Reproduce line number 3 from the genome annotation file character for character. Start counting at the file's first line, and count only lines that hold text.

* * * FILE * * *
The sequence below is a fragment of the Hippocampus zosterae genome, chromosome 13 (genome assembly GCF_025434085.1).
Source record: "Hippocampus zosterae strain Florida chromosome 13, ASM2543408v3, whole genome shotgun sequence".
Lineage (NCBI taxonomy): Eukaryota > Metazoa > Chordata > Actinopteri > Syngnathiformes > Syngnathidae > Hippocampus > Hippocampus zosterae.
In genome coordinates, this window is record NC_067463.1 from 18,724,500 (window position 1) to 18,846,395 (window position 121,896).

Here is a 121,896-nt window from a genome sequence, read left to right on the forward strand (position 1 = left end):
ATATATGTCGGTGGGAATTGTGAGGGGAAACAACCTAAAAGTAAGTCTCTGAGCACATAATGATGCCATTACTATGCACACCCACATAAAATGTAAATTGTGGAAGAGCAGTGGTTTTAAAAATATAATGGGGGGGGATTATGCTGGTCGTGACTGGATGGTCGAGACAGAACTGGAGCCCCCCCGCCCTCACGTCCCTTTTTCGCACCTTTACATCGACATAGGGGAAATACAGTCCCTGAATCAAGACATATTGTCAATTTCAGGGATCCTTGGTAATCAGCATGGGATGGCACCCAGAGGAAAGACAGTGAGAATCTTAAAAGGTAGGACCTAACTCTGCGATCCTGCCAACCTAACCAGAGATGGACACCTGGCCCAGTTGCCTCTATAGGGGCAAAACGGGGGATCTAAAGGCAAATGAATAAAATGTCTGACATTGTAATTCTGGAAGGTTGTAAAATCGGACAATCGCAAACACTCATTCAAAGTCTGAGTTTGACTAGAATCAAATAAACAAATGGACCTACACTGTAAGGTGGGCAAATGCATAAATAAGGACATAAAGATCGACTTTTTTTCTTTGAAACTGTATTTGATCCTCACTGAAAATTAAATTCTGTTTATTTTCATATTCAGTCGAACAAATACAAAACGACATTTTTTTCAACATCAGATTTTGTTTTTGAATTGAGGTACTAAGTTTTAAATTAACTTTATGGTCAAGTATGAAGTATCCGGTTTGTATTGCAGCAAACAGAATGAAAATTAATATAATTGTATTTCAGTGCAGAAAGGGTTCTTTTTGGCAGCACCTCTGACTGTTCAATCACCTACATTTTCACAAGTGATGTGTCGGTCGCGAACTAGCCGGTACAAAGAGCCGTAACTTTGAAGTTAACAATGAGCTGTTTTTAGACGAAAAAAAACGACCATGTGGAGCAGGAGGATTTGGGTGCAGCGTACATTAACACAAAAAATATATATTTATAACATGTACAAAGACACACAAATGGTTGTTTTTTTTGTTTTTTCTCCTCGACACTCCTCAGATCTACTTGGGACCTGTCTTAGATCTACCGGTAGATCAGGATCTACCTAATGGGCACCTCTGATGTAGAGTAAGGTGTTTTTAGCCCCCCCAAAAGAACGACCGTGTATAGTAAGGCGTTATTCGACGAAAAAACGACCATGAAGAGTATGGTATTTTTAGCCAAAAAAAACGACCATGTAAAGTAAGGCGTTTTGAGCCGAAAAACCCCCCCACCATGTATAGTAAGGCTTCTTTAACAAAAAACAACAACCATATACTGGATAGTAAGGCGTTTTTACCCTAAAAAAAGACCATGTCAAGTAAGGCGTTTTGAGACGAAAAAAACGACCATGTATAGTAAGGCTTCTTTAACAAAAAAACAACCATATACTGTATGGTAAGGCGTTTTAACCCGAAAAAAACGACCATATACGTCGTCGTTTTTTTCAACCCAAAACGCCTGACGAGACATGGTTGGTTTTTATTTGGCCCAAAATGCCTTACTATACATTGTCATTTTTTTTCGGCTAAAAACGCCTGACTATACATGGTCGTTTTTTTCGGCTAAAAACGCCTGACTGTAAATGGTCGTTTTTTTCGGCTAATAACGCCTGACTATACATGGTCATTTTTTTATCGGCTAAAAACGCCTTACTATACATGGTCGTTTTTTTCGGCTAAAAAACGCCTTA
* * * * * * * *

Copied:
Lineage (NCBI taxonomy): Eukaryota > Metazoa > Chordata > Actinopteri > Syngnathiformes > Syngnathidae > Hippocampus > Hippocampus zosterae.